Will.i.am Wants Mandatory Computer Science Classes in Schools To music artist Will.i.am, technology can change the world. On Tuesday, Will.i.am, the former Black Eyed Peas singer whose legal name is William Adams, dropped by the Apple Store in San Francisco’s Union Square for a screening of the music video for a new version of the group’s 2003 hit Where Is the Love? He was joined by Apple retail chief Angela Ahrendts, and discussed why the proceeds from the song would go toward education programs and initiatives through Adams’ i.am.angel foundation.
What’s the Difference Between Coding and Computational Thinking? In my last EdSurge article, “Computer Science Goes Beyond Coding,” I wrote about the difference between coding and computer science, to help us understand what we mean by phrases like “Teach kids to code” and “Computer science for all.” In that article and in many other articles, there is another term that appears often: “Computational thinking.” Well, what is Computational Thinking (CT), and how does it differ from Coding and Computer Science—especially when it comes to classroom practice and instruction? What is Computational Thinking (CT)? My short definition: CT is a strategy that uses many of the powerful ideas in computer science to solve problems. Let’s get into a simple, but longer definition. Computational Thinking In our conversations with Scratchers, we heard young designers describe evolving understandings of themselves, their relationships to others, and the technological world around them. This was a surprising and fascinating dimension of participation with Scratch — a dimension not captured by our framing of concepts and practices. As the final step in articulating our computational thinking framework, we added the dimension of perspectives to describe the shifts in perspective that we observed in young people working with Scratch, which included three elements: expressing: realizing that computation is a medium of creation, "I can create." connecting: recognizing the power of creating with and for others, "I can do different things when I have access to others." questioning: feeling empowered to ask questions about the world, "I can (use computation to) ask questions to make sense of (computational things in) the world."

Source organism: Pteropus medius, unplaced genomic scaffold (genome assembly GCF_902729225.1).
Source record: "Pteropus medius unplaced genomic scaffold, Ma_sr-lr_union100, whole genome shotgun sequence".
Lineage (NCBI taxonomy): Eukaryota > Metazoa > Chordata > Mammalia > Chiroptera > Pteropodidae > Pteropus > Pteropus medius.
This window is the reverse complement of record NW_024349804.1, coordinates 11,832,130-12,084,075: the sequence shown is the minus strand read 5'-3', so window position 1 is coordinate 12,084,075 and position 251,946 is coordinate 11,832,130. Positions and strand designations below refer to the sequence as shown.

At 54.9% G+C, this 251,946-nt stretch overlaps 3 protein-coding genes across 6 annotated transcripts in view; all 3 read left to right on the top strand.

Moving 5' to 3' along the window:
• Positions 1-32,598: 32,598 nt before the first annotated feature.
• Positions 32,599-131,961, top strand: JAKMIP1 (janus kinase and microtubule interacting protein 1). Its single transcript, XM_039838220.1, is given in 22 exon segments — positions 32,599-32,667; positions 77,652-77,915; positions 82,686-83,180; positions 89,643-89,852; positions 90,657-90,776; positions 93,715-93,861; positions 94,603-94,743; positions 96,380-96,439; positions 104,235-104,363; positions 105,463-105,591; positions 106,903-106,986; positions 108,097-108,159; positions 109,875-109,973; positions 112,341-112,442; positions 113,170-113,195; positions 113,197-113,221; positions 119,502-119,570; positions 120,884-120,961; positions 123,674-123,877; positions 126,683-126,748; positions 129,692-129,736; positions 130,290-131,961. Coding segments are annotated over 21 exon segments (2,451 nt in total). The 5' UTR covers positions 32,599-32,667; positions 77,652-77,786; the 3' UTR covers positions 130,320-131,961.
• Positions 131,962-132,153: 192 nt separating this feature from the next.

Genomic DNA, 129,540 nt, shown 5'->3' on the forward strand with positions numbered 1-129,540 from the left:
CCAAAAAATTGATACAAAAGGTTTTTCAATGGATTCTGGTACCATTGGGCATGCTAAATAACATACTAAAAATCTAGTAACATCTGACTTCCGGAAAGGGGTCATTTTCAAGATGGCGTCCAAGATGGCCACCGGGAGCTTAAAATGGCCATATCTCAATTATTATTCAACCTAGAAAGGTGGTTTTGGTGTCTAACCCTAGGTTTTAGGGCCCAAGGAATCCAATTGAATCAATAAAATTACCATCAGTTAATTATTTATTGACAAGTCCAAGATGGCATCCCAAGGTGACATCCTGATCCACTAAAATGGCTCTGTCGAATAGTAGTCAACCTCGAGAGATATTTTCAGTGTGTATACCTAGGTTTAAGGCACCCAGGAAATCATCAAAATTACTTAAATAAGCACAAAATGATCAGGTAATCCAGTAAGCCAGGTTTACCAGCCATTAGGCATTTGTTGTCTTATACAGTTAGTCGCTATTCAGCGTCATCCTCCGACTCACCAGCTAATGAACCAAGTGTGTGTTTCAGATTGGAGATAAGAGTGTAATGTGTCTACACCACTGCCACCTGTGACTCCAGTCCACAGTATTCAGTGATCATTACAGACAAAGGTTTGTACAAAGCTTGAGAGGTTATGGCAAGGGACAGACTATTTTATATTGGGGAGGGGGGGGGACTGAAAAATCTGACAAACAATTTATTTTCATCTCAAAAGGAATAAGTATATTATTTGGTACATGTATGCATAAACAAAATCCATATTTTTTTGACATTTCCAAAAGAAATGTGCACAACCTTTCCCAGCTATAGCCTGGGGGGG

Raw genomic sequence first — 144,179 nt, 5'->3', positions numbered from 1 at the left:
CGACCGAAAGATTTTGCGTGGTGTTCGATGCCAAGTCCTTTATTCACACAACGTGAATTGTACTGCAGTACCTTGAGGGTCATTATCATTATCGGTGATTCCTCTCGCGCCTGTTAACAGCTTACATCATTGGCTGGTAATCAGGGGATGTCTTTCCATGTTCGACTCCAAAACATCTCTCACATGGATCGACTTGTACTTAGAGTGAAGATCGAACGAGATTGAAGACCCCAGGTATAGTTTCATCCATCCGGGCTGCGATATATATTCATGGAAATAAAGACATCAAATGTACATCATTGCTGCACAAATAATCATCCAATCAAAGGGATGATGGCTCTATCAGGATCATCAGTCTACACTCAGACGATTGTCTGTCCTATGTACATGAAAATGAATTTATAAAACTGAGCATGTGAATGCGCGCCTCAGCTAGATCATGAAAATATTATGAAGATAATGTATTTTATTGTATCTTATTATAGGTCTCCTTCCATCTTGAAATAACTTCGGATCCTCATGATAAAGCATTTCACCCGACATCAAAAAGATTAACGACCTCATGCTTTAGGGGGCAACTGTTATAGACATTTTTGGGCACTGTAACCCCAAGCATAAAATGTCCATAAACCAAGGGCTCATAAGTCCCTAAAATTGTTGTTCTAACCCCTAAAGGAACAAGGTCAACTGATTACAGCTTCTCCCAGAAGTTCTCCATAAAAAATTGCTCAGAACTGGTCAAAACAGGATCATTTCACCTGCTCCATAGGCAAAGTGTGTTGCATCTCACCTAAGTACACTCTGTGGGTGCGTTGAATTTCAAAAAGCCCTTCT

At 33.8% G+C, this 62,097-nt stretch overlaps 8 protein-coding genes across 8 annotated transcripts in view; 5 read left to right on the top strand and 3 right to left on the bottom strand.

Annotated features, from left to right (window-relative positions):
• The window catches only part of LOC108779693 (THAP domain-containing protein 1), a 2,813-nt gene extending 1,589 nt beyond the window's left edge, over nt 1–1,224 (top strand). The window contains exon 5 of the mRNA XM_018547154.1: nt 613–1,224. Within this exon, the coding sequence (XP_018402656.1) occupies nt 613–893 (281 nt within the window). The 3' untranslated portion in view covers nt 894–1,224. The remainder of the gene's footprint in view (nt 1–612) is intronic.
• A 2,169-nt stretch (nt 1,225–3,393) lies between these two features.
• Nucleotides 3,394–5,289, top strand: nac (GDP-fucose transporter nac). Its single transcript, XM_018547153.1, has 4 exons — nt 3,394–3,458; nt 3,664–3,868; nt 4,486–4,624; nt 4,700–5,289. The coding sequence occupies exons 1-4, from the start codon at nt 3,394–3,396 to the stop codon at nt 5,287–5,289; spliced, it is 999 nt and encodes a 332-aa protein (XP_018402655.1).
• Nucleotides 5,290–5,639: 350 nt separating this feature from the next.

Creative Computing 7 units44 activitiesremixing encouraged download the Scratch 3.0 version of the guide> help learnerscreate new worldswith computing download the Scratch 3.0 version of the guide an introductorycomputing curriculumusing Scratch edsurge The “teach kids to code” movement has many thinking that computer science is just coding. Often the two are conflated since coding is definitely the most visible component of computer science. It is the magic that turns ideas into products; it provides the motivation to learn computer science. Kids want to learn so they can make cool stuff that is meaningful to them. However computer science goes beyond just coding.